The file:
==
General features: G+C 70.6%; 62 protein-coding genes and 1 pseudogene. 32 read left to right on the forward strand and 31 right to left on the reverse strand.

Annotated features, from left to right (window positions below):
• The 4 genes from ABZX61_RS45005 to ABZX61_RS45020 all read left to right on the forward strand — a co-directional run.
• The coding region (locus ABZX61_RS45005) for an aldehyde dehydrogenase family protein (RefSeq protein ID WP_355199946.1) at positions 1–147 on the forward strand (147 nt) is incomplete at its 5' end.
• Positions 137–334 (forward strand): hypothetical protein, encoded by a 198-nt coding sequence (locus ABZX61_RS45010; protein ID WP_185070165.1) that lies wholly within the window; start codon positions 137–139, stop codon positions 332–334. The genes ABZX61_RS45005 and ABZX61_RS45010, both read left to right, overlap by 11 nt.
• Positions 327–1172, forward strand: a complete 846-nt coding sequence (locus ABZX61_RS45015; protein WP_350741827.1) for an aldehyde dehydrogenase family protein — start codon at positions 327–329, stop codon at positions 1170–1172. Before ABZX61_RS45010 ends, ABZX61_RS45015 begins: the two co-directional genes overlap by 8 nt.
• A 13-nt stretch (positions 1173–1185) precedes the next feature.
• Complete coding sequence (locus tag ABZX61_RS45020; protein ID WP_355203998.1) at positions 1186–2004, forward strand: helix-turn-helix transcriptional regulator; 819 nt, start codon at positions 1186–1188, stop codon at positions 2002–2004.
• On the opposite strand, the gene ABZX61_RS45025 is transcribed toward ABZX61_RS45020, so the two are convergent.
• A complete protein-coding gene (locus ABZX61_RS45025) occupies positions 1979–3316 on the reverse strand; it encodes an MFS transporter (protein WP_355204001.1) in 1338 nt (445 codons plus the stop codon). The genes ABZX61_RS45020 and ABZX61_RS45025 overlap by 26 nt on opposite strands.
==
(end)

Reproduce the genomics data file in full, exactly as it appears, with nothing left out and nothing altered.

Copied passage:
General features: G+C 70.6%; 62 protein-coding genes and 1 pseudogene. 32 read left to right on the forward strand and 31 right to left on the reverse strand.

Annotated features, from left to right (window positions below):
• The 4 genes from ABZX61_RS45005 to ABZX61_RS45020 all read left to right on the forward strand — a co-directional run.
• The coding region (locus ABZX61_RS45005) for an aldehyde dehydrogenase family protein (RefSeq protein ID WP_355199946.1) at positions 1–147 on the forward strand (147 nt) is incomplete at its 5' end.
• Positions 137–334 (forward strand): hypothetical protein, encoded by a 198-nt coding sequence (locus ABZX61_RS45010; protein ID WP_185070165.1) that lies wholly within the window; start codon positions 137–139, stop codon positions 332–334. The genes ABZX61_RS45005 and ABZX61_RS45010, both read left to right, overlap by 11 nt.
• Positions 327–1172, forward strand: a complete 846-nt coding sequence (locus ABZX61_RS45015; protein WP_350741827.1) for an aldehyde dehydrogenase family protein — start codon at positions 327–329, stop codon at positions 1170–1172. Before ABZX61_RS45010 ends, ABZX61_RS45015 begins: the two co-directional genes overlap by 8 nt.
• A 13-nt stretch (positions 1173–1185) precedes the next feature.
• Complete coding sequence (locus tag ABZX61_RS45020; protein ID WP_355203998.1) at positions 1186–2004, forward strand: helix-turn-helix transcriptional regulator; 819 nt, start codon at positions 1186–1188, stop codon at positions 2002–2004.
• On the opposite strand, the gene ABZX61_RS45025 is transcribed toward ABZX61_RS45020, so the two are convergent.
• A complete protein-coding gene (locus ABZX61_RS45025) occupies positions 1979–3316 on the reverse strand; it encodes an MFS transporter (protein WP_355204001.1) in 1338 nt (445 codons plus the stop codon). The genes ABZX61_RS45020 and ABZX61_RS45025 overlap by 26 nt on opposite strands.